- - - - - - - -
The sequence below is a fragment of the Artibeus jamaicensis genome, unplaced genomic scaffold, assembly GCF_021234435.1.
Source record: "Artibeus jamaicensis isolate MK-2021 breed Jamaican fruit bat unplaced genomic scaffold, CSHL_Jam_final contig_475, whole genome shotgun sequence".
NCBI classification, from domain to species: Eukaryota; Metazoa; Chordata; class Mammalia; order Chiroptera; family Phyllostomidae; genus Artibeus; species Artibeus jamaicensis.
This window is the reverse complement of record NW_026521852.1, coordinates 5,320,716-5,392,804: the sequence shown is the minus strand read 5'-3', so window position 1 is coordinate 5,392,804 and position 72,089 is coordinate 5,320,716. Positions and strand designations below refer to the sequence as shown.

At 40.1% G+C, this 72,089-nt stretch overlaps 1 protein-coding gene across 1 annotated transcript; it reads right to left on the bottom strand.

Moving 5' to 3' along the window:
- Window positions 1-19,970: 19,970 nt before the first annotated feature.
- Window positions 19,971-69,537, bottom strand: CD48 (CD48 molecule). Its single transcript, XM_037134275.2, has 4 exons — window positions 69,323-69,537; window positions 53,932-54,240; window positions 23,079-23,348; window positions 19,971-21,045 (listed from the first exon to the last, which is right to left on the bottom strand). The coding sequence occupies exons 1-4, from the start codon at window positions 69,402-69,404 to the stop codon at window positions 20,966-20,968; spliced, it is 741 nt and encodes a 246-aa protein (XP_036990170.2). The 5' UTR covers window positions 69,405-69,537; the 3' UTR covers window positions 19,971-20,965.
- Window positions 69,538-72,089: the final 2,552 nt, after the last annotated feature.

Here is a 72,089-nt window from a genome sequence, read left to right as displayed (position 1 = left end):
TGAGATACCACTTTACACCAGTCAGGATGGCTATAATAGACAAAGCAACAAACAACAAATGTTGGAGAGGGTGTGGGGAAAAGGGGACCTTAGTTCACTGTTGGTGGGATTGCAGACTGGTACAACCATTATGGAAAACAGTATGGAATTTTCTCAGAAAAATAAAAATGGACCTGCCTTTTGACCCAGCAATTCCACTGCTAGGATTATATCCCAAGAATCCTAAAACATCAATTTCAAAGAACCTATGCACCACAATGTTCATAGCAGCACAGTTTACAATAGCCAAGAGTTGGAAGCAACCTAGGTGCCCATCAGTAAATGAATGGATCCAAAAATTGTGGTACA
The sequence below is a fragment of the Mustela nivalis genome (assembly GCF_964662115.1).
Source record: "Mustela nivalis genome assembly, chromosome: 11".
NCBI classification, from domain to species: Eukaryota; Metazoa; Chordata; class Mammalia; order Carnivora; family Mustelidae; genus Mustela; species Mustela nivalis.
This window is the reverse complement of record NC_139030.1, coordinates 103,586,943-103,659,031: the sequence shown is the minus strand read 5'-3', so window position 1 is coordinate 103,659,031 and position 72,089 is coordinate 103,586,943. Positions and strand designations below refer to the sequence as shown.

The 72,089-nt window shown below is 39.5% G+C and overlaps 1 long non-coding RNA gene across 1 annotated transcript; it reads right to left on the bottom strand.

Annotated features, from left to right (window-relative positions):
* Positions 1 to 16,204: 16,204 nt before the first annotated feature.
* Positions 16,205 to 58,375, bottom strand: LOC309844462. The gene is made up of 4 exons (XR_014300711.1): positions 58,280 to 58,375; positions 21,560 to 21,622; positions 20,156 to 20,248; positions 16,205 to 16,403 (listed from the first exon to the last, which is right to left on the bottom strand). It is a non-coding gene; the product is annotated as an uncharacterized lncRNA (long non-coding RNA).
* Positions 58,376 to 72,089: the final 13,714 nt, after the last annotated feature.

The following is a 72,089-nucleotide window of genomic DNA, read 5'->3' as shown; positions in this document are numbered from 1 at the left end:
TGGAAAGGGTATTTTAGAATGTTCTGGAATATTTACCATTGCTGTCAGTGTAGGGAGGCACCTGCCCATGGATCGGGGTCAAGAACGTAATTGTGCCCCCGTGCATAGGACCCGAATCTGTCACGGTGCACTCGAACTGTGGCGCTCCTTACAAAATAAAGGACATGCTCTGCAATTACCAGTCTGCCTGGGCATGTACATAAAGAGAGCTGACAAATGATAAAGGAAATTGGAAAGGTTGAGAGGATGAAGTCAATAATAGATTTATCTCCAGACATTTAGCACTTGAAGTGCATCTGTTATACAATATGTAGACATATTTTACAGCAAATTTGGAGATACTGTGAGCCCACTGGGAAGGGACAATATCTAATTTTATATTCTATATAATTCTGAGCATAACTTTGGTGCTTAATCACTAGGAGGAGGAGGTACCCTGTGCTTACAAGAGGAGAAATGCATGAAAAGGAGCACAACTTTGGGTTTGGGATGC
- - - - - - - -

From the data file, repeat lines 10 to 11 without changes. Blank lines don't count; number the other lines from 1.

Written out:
Here is a 72,089-nt window from a genome sequence, read left to right as displayed (position 1 = left end):
TGAGATACCACTTTACACCAGTCAGGATGGCTATAATAGACAAAGCAACAAACAACAAATGTTGGAGAGGGTGTGGGGAAAAGGGGACCTTAGTTCACTGTTGGTGGGATTGCAGACTGGTACAACCATTATGGAAAACAGTATGGAATTTTCTCAGAAAAATAAAAATGGACCTGCCTTTTGACCCAGCAATTCCACTGCTAGGATTATATCCCAAGAATCCTAAAACATCAATTTCAAAGAACCTATGCACCACAATGTTCATAGCAGCACAGTTTACAATAGCCAAGAGTTGGAAGCAACCTAGGTGCCCATCAGTAAATGAATGGATCCAAAAATTGTGGTACA